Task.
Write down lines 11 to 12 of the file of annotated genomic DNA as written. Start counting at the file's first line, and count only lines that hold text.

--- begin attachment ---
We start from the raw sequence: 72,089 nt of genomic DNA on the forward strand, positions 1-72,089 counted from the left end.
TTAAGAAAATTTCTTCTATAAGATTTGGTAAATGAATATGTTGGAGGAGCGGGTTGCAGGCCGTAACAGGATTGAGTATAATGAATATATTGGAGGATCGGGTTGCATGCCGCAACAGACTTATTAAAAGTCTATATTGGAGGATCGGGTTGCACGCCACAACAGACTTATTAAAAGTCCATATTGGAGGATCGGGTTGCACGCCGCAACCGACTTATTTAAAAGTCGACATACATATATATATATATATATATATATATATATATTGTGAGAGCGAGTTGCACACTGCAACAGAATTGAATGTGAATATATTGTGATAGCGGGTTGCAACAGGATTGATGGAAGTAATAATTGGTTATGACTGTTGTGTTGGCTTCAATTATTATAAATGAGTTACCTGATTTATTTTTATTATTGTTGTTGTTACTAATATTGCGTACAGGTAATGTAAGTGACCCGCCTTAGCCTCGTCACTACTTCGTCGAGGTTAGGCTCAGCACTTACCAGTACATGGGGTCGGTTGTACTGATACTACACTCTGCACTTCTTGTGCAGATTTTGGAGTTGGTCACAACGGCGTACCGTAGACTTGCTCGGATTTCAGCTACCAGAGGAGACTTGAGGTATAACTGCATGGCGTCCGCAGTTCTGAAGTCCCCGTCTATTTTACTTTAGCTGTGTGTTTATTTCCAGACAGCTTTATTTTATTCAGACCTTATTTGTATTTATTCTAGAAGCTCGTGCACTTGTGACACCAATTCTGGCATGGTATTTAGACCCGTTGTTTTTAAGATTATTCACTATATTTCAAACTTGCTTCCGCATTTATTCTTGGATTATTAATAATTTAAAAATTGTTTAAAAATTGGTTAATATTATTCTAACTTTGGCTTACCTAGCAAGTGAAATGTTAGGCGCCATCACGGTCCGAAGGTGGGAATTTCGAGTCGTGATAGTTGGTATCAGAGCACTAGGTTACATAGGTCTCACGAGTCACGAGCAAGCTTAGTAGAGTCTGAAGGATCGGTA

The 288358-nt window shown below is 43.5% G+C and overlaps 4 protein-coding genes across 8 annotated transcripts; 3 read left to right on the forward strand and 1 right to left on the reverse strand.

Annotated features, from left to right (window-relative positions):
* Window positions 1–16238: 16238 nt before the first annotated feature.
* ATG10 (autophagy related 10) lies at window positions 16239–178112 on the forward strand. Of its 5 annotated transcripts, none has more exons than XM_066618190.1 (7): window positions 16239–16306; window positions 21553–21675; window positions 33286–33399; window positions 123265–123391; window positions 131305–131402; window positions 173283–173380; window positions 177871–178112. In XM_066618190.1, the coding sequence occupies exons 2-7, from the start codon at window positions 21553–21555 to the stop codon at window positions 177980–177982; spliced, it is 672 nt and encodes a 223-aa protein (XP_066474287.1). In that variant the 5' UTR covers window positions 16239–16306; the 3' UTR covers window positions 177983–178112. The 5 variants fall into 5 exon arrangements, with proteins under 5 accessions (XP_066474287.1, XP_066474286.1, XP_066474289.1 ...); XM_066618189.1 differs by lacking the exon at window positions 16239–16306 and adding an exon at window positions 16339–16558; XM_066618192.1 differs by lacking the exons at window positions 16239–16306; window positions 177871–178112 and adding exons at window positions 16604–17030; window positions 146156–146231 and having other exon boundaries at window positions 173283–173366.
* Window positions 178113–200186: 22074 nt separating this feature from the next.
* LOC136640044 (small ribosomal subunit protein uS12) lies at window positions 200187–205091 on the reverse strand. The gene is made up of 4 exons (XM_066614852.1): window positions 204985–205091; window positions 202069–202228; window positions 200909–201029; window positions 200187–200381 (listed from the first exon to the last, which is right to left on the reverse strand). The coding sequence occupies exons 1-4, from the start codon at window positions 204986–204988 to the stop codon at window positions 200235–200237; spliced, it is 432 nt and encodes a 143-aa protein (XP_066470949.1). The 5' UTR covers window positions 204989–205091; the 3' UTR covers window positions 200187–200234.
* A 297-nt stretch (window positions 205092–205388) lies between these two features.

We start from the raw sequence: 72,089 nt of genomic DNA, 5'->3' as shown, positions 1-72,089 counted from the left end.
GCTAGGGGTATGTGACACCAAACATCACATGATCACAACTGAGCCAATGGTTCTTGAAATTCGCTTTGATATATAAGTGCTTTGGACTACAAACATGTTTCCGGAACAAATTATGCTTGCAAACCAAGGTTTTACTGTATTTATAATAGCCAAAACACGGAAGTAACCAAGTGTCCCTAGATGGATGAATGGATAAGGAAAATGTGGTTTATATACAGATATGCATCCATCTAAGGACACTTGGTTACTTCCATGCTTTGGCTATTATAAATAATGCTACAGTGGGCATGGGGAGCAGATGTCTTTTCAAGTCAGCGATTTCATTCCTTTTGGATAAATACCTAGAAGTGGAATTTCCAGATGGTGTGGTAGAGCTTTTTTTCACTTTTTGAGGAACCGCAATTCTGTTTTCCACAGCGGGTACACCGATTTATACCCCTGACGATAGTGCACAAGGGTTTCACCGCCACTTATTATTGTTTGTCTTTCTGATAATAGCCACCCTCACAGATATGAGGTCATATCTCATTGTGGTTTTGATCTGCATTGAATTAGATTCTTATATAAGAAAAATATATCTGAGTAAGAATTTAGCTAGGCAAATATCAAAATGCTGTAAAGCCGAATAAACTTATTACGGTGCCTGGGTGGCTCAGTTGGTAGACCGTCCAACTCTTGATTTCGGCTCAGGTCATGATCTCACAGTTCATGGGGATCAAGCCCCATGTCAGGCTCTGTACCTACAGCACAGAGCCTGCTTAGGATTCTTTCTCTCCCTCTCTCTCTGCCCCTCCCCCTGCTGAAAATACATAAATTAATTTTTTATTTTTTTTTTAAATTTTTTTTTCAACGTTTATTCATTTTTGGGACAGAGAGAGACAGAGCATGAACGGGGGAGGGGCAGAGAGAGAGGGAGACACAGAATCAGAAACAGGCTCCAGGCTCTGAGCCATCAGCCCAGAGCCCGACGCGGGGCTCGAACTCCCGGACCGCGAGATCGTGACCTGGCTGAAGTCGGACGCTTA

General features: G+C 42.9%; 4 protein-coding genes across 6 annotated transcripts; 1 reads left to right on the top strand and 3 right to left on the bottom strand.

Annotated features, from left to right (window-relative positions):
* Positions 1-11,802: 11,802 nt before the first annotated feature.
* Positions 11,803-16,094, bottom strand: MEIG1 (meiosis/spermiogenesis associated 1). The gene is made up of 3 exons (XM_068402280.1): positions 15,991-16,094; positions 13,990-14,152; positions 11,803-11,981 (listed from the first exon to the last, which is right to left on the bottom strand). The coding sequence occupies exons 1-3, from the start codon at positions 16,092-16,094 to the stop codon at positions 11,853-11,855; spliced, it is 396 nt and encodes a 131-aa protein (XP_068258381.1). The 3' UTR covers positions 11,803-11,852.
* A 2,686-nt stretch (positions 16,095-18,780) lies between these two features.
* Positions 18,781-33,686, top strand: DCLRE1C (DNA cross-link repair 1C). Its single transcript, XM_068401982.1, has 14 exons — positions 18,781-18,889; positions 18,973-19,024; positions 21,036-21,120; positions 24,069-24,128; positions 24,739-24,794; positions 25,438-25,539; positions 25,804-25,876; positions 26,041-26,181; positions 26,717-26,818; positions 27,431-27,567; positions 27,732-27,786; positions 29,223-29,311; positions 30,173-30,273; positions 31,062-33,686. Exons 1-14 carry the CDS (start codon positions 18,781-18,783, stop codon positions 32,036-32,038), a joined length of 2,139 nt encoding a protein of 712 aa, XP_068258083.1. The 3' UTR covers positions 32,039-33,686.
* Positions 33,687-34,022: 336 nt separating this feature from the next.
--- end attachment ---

GCTAGGGGTATGTGACACCAAACATCACATGATCACAACTGAGCCAATGGTTCTTGAAATTCGCTTTGATATATAAGTGCTTTGGACTACAAACATGTTTCCGGAACAAATTATGCTTGCAAACCAAGGTTTTACTGTATTTATAATAGCCAAAACACGGAAGTAACCAAGTGTCCCTAGATGGATGAATGGATAAGGAAAATGTGGTTTATATACAGATATGCATCCATCTAAGGACACTTGGTTACTTCCATGCTTTGGCTATTATAAATAATGCTACAGTGGGCATGGGGAGCAGATGTCTTTTCAAGTCAGCGATTTCATTCCTTTTGGATAAATACCTAGAAGTGGAATTTCCAGATGGTGTGGTAGAGCTTTTTTTCACTTTTTGAGGAACCGCAATTCTGTTTTCCACAGCGGGTACACCGATTTATACCCCTGACGATAGTGCACAAGGGTTTCACCGCCACTTATTATTGTTTGTCTTTCTGATAATAGCCACCCTCACAGATATGAGGTCATATCTCATTGTGGTTTTGATCTGCATTGAATTAGATTCTTATATAAGAAAAATATATCTGAGTAAGAATTTAGCTAGGCAAATATCAAAATGCTGTAAAGCCGAATAAACTTATTACGGTGCCTGGGTGGCTCAGTTGGTAGACCGTCCAACTCTTGATTTCGGCTCAGGTCATGATCTCACAGTTCATGGGGATCAAGCCCCATGTCAGGCTCTGTACCTACAGCACAGAGCCTGCTTAGGATTCTTTCTCTCCCTCTCTCTCTGCCCCTCCCCCTGCTGAAAATACATAAATTAATTTTTTATTTTTTTTTTAAATTTTTTTTTCAACGTTTATTCATTTTTGGGACAGAGAGAGACAGAGCATGAACGGGGGAGGGGCAGAGAGAGAGGGAGACACAGAATCAGAAACAGGCTCCAGGCTCTGAGCCATCAGCCCAGAGCCCGACGCGGGGCTCGAACTCCCGGACCGCGAGATCGTGACCTGGCTGAAGTCGGACGCTTA

General features: G+C 42.9%; 4 protein-coding genes across 6 annotated transcripts; 1 reads left to right on the top strand and 3 right to left on the bottom strand.